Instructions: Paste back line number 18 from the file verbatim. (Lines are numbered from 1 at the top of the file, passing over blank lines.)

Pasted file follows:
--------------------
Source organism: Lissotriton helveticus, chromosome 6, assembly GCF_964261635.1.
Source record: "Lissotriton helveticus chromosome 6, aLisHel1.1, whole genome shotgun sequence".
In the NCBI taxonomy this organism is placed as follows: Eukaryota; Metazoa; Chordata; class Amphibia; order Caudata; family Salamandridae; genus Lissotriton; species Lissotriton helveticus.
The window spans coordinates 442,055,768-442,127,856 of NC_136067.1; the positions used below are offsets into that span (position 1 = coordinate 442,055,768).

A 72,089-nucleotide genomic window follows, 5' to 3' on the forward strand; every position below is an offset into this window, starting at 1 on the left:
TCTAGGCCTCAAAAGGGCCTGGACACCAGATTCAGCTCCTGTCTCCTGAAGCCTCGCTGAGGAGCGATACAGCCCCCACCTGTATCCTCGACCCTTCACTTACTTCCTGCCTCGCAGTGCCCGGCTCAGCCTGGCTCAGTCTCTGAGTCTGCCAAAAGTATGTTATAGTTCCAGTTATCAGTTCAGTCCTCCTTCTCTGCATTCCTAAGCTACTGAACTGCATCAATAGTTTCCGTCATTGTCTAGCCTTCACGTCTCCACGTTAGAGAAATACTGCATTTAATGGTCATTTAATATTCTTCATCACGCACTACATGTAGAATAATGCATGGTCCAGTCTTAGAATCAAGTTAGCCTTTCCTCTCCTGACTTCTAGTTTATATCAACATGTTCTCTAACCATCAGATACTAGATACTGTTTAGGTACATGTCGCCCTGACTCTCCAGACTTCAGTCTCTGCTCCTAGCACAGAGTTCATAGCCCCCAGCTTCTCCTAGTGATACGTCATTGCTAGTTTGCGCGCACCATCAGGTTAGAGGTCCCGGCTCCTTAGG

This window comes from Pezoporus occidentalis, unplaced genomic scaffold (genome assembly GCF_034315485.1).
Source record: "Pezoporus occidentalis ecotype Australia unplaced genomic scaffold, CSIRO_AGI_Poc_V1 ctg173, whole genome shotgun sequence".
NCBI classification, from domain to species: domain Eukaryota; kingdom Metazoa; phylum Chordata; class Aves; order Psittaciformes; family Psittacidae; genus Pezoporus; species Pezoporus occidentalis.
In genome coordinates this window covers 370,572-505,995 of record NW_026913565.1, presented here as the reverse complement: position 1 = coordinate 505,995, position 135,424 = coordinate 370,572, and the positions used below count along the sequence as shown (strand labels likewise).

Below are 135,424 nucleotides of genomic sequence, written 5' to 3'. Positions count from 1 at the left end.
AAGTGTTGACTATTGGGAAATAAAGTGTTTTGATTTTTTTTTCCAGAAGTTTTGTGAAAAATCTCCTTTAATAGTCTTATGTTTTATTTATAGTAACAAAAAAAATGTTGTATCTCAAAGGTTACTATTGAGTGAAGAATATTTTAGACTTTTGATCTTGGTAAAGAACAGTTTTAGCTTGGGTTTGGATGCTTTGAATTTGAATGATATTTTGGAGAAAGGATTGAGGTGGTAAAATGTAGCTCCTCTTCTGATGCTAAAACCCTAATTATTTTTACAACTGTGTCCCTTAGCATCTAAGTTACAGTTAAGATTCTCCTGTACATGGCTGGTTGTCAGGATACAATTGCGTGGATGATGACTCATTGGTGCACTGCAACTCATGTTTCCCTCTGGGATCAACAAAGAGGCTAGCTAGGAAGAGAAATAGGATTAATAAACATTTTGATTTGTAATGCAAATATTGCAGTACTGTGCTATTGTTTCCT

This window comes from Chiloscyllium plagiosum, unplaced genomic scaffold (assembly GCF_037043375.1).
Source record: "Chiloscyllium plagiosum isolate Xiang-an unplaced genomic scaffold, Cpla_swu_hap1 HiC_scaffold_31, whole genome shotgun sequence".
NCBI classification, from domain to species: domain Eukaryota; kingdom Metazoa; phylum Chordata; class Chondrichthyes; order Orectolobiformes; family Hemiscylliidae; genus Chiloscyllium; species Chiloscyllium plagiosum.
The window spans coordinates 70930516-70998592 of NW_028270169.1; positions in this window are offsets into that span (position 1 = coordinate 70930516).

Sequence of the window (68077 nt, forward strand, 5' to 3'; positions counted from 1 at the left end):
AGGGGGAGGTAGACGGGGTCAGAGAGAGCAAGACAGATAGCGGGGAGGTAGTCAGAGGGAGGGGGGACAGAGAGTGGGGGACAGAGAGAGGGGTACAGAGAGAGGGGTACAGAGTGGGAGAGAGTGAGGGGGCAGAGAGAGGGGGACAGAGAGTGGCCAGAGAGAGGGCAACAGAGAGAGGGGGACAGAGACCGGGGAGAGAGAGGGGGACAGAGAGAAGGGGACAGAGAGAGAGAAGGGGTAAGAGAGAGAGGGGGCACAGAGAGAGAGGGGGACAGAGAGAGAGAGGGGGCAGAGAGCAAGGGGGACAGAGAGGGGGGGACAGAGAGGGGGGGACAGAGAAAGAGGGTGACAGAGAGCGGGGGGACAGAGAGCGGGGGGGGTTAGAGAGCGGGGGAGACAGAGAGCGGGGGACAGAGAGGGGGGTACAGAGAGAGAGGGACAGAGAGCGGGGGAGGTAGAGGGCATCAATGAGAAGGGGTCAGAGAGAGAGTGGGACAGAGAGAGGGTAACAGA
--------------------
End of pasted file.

AGGGGGAGGTAGACGGGGTCAGAGAGAGCAAGACAGATAGCGGGGAGGTAGTCAGAGGGAGGGGGGACAGAGAGTGGGGGACAGAGAGAGGGGTACAGAGAGAGGGGTACAGAGTGGGAGAGAGTGAGGGGGCAGAGAGAGGGGGACAGAGAGTGGCCAGAGAGAGGGCAACAGAGAGAGGGGGACAGAGACCGGGGAGAGAGAGGGGGACAGAGAGAAGGGGACAGAGAGAGAGAAGGGGTAAGAGAGAGAGGGGGCACAGAGAGAGAGGGGGACAGAGAGAGAGAGGGGGCAGAGAGCAAGGGGGACAGAGAGGGGGGGACAGAGAGGGGGGGACAGAGAAAGAGGGTGACAGAGAGCGGGGGGACAGAGAGCGGGGGGGGTTAGAGAGCGGGGGAGACAGAGAGCGGGGGACAGAGAGGGGGGTACAGAGAGAGAGGGACAGAGAGCGGGGGAGGTAGAGGGCATCAATGAGAAGGGGTCAGAGAGAGAGTGGGACAGAGAGAGGGTAACAGA